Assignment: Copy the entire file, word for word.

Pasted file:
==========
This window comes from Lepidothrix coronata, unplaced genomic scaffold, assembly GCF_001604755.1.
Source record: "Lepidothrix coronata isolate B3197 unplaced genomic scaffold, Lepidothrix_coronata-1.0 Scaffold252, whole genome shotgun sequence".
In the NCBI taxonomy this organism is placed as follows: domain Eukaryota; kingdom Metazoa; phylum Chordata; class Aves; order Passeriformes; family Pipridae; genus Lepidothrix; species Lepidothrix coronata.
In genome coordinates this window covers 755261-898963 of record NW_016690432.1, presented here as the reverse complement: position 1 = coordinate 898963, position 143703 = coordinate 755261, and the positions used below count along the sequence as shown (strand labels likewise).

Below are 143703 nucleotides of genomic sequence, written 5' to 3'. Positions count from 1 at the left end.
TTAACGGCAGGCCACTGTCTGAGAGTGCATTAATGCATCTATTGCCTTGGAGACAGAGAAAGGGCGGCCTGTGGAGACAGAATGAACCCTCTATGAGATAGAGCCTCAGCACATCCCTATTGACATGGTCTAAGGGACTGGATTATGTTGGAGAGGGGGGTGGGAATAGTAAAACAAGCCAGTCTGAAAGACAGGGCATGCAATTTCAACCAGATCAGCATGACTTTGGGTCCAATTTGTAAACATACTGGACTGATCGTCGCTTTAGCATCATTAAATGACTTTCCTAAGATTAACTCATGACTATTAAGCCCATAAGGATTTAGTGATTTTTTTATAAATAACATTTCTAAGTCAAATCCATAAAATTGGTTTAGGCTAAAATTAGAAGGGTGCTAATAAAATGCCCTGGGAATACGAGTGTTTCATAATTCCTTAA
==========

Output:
This window comes from Lepidothrix coronata, unplaced genomic scaffold, assembly GCF_001604755.1.
Source record: "Lepidothrix coronata isolate B3197 unplaced genomic scaffold, Lepidothrix_coronata-1.0 Scaffold252, whole genome shotgun sequence".
In the NCBI taxonomy this organism is placed as follows: domain Eukaryota; kingdom Metazoa; phylum Chordata; class Aves; order Passeriformes; family Pipridae; genus Lepidothrix; species Lepidothrix coronata.
In genome coordinates this window covers 755261-898963 of record NW_016690432.1, presented here as the reverse complement: position 1 = coordinate 898963, position 143703 = coordinate 755261, and the positions used below count along the sequence as shown (strand labels likewise).

Below are 143703 nucleotides of genomic sequence, written 5' to 3'. Positions count from 1 at the left end.
TTAACGGCAGGCCACTGTCTGAGAGTGCATTAATGCATCTATTGCCTTGGAGACAGAGAAAGGGCGGCCTGTGGAGACAGAATGAACCCTCTATGAGATAGAGCCTCAGCACATCCCTATTGACATGGTCTAAGGGACTGGATTATGTTGGAGAGGGGGGTGGGAATAGTAAAACAAGCCAGTCTGAAAGACAGGGCATGCAATTTCAACCAGATCAGCATGACTTTGGGTCCAATTTGTAAACATACTGGACTGATCGTCGCTTTAGCATCATTAAATGACTTTCCTAAGATTAACTCATGACTATTAAGCCCATAAGGATTTAGTGATTTTTTTATAAATAACATTTCTAAGTCAAATCCATAAAATTGGTTTAGGCTAAAATTAGAAGGGTGCTAATAAAATGCCCTGGGAATACGAGTGTTTCATAATTCCTTAA